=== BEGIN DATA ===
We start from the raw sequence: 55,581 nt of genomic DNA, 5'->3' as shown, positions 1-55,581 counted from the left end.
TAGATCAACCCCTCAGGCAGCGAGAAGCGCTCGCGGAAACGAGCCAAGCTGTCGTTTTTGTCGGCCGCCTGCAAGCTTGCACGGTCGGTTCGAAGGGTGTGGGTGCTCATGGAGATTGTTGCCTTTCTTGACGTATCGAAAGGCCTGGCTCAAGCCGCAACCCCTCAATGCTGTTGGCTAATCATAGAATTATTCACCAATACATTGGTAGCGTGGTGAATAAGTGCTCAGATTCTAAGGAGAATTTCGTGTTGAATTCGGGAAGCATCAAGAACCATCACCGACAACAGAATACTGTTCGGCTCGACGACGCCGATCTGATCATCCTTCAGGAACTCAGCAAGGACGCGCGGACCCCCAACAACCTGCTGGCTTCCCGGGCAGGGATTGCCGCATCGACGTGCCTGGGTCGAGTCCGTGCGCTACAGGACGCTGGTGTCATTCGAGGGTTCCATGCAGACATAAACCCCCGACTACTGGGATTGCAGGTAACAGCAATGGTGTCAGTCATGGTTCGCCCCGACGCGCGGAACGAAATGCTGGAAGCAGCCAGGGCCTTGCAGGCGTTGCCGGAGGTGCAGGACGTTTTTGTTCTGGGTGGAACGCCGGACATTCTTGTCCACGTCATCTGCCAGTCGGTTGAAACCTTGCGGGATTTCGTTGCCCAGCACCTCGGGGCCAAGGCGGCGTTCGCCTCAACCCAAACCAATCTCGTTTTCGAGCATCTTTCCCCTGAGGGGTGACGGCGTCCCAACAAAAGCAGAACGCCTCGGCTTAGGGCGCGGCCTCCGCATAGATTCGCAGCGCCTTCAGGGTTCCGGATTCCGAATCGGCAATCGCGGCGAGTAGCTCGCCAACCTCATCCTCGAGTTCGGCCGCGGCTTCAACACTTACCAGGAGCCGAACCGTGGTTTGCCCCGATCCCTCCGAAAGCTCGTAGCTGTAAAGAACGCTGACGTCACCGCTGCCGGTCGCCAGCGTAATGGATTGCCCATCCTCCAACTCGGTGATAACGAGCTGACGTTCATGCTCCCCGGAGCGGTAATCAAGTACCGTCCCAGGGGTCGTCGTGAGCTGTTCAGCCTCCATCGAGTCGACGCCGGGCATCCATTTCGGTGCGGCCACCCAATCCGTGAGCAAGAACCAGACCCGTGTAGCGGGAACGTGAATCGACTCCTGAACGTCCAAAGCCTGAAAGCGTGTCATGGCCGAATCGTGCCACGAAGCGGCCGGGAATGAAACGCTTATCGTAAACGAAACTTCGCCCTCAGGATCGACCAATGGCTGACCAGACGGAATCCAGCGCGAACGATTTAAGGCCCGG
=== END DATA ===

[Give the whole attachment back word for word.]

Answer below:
We start from the raw sequence: 55,581 nt of genomic DNA, 5'->3' as shown, positions 1-55,581 counted from the left end.
TAGATCAACCCCTCAGGCAGCGAGAAGCGCTCGCGGAAACGAGCCAAGCTGTCGTTTTTGTCGGCCGCCTGCAAGCTTGCACGGTCGGTTCGAAGGGTGTGGGTGCTCATGGAGATTGTTGCCTTTCTTGACGTATCGAAAGGCCTGGCTCAAGCCGCAACCCCTCAATGCTGTTGGCTAATCATAGAATTATTCACCAATACATTGGTAGCGTGGTGAATAAGTGCTCAGATTCTAAGGAGAATTTCGTGTTGAATTCGGGAAGCATCAAGAACCATCACCGACAACAGAATACTGTTCGGCTCGACGACGCCGATCTGATCATCCTTCAGGAACTCAGCAAGGACGCGCGGACCCCCAACAACCTGCTGGCTTCCCGGGCAGGGATTGCCGCATCGACGTGCCTGGGTCGAGTCCGTGCGCTACAGGACGCTGGTGTCATTCGAGGGTTCCATGCAGACATAAACCCCCGACTACTGGGATTGCAGGTAACAGCAATGGTGTCAGTCATGGTTCGCCCCGACGCGCGGAACGAAATGCTGGAAGCAGCCAGGGCCTTGCAGGCGTTGCCGGAGGTGCAGGACGTTTTTGTTCTGGGTGGAACGCCGGACATTCTTGTCCACGTCATCTGCCAGTCGGTTGAAACCTTGCGGGATTTCGTTGCCCAGCACCTCGGGGCCAAGGCGGCGTTCGCCTCAACCCAAACCAATCTCGTTTTCGAGCATCTTTCCCCTGAGGGGTGACGGCGTCCCAACAAAAGCAGAACGCCTCGGCTTAGGGCGCGGCCTCCGCATAGATTCGCAGCGCCTTCAGGGTTCCGGATTCCGAATCGGCAATCGCGGCGAGTAGCTCGCCAACCTCATCCTCGAGTTCGGCCGCGGCTTCAACACTTACCAGGAGCCGAACCGTGGTTTGCCCCGATCCCTCCGAAAGCTCGTAGCTGTAAAGAACGCTGACGTCACCGCTGCCGGTCGCCAGCGTAATGGATTGCCCATCCTCCAACTCGGTGATAACGAGCTGACGTTCATGCTCCCCGGAGCGGTAATCAAGTACCGTCCCAGGGGTCGTCGTGAGCTGTTCAGCCTCCATCGAGTCGACGCCGGGCATCCATTTCGGTGCGGCCACCCAATCCGTGAGCAAGAACCAGACCCGTGTAGCGGGAACGTGAATCGACTCCTGAACGTCCAAAGCCTGAAAGCGTGTCATGGCCGAATCGTGCCACGAAGCGGCCGGGAATGAAACGCTTATCGTAAACGAAACTTCGCCCTCAGGATCGACCAATGGCTGACCAGACGGAATCCAGCGCGAACGATTTAAGGCCCGG